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Editor: Paul L. Caron
Pepperdine University School of Law

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Thursday, December 17, 2009

Christmas Gifts for that Special Tax Person

Any of the three books I published in 2009 would make a great Christmas gift for that special tax person:

Tax Stories CoverTax Stories (Foundation Press, 2d ed. 2009): 

This book explores the historical contexts of seminal federal income tax cases and the role they continue to play in our current tax law. Each of the chapters sets forth the social, factual, and legal background of the case.

Federal Wealth Transfer Taxation Cover Federal Wealth Transfer Taxation: Cases and Materials (Foundation Press, 6th ed. 2009):

The Sixth Edition continues the comprehensive, yet flexible, presentation of prior editions. It explores both the technical and policy issues associated with wealth transfer taxation. It is adaptable for use in a single course covering basic wealth transfer taxation or a sequence of courses dealing with wealth transfer taxation at either the J.D. level or LL.M. level, while presenting selected in-depth coverage of advanced issues. Within each section, the book moves from the straightforward to the more complex rules associated with the topic so that each professor can decide the level of complexity he or she wishes to reach in the course. The Sixth Edition thoroughly integrates all relevant amendments to the Code enacted through January 1, 2009. This casebook is unrivaled in scope and depth of analysis and in its flexibility for use in different courses using any teaching technique.


Study problem cover page-1 Federal Wealth Transfer Taxation: Study Problems (Foundation Press, 6th ed. 2010):

This problem set is designed to accompany our casebook, Federal Wealth Transfer Taxation (6th ed. 2009), although the problems can be used with any other casebook in the field. The problems are organized to correspond with the chapter and section headings of our casebook, and we have included with the problems corresponding page numbers of the casebook to simplify cross-referencing. There are over 275 problems that cover each chapter of the casebook (other than certain introductory chapters of Part One).

We have found the problems enormously helpful in teaching the Estate and Gift Tax course. Our casebook, like other casebooks in the field, contains an enormous amount of technical detail. We have designed the problems to help the students master the important material in each chapter. In our experience, the problems help focus classroom discussion and provide a helpful roadmap of the course to students.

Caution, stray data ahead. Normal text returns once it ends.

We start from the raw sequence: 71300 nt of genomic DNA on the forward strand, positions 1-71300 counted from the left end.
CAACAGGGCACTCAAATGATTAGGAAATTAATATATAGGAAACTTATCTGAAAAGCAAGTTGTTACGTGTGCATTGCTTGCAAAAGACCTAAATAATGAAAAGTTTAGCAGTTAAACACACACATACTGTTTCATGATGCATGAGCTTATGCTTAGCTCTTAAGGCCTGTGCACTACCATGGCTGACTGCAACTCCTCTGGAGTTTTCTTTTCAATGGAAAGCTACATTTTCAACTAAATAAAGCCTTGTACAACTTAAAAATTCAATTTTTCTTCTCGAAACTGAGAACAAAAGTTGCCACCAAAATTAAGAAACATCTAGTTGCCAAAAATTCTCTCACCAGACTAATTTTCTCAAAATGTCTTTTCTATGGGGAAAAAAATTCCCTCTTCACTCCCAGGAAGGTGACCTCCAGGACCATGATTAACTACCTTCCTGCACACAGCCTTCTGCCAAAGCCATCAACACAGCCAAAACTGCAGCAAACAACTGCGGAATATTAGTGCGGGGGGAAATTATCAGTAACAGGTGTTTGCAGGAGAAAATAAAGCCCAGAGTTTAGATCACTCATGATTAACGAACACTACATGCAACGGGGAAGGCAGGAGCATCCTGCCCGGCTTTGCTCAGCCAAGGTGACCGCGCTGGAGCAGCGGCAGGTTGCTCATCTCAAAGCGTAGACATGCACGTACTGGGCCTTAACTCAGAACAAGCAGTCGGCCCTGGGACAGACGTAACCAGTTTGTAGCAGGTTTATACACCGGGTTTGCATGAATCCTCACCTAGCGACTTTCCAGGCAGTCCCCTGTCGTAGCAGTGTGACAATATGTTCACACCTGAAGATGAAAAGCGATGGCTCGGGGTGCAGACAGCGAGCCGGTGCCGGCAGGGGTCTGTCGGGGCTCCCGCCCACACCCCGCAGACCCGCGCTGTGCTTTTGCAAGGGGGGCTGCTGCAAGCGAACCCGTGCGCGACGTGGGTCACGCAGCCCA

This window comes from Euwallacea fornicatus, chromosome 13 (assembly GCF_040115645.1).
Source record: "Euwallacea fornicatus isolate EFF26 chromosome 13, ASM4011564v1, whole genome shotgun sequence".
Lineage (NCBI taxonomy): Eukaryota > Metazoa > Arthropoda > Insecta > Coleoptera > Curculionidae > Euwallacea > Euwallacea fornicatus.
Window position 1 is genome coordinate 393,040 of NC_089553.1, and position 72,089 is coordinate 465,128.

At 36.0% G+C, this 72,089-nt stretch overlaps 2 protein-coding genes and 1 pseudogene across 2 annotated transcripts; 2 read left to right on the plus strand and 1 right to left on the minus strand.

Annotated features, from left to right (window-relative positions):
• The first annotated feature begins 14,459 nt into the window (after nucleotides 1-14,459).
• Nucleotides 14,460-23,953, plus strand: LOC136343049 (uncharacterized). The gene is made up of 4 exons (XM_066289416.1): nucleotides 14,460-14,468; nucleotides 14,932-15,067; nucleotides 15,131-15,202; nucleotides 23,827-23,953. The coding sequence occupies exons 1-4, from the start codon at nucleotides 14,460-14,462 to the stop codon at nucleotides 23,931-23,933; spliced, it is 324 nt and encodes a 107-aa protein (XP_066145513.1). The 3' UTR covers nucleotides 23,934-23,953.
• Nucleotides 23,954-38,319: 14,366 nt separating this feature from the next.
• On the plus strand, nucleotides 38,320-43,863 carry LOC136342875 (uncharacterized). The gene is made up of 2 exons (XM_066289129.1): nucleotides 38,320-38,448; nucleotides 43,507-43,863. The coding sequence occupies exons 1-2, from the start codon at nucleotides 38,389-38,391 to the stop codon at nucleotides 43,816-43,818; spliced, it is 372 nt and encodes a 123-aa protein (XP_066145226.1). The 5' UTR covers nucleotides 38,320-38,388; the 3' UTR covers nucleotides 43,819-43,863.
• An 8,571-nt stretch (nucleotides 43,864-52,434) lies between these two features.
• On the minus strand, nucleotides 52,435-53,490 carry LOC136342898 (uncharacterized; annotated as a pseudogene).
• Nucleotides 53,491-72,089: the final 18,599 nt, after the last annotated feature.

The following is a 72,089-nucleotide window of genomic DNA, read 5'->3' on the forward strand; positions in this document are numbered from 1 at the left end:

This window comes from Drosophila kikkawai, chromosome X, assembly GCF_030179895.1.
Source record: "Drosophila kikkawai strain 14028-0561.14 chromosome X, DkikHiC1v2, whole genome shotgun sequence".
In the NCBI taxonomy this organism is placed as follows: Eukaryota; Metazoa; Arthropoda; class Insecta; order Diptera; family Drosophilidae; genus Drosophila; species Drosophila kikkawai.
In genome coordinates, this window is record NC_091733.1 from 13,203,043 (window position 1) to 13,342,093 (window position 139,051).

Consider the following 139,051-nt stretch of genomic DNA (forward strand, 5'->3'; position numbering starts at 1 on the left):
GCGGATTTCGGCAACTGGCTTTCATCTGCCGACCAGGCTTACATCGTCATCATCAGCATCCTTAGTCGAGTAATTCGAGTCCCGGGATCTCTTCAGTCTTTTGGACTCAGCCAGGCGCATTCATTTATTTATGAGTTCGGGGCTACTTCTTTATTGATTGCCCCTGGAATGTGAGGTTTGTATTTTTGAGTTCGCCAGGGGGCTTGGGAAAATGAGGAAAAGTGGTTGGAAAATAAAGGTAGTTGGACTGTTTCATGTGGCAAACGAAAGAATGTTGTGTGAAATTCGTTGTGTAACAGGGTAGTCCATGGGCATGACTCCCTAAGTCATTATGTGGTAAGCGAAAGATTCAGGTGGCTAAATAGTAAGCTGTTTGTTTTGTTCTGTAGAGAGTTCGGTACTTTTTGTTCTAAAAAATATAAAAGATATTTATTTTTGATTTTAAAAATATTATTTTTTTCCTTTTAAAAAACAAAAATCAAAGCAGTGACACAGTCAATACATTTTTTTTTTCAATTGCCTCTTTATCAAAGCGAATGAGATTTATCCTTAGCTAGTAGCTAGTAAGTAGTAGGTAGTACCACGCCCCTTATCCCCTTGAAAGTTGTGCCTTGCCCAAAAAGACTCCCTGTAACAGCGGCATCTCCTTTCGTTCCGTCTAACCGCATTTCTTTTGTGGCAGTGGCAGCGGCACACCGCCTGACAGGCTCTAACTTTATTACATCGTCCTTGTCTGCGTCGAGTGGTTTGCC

LexsNexis For that hard to please tax person, check out the six books in the LexisNexis Graduate Tax Series, for which I serve as Series Editor:

  • Civil Tax Procedure (2d ed. 2007), by David Richardson (Florida), Jerome Borison (Denver), and Steve Johnson (UNLV)
  • Employee Benefits Law: Qualification Rules and ERISA Requirements (2006), by Kathryn Kennedy (John Marshall) & Paul Shultz (Director, Employee Plans Rulings & Agreement, IRS)
  • Federal Tax Accounting (2006), by Michael Lang (Chapman), Elliot Manning (Miami) & Steven Willis (Florida)
  • Partnership Taxation (2d ed. 2008), by Richard Lipton (Baker & McKenzie, Chicago), Paul Carman (Chapman & Cutler, Chicago), Charles Fassler (Greenebaum, Doll & McDonald, Louisville) & Walter Schwidetzky (Baltimore)
  • Tax Crimes, by Steve Johnson (UNLV), Scott Schumacher (Washington), Larry Campagna (Adjunct Professor, Houston) & John Townsend (Adjunct Professor, Houston).
  • United States International Taxation (2008), by Allison Christians (Wisconsin), Samuel Donaldson (Washington) &  Philip Postlewaite (Northwestern)

Law Stories For others on your Christmas gift list, check out the thirty books in the Foundation Press Law Stories Series, for which I serve as Series Editor:

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Comments

Those can't top an actual book that I have, "Mathematics for Engineers" by Dull and Dull.

Posted by: Woody | Dec 17, 2009 12:08:36 PM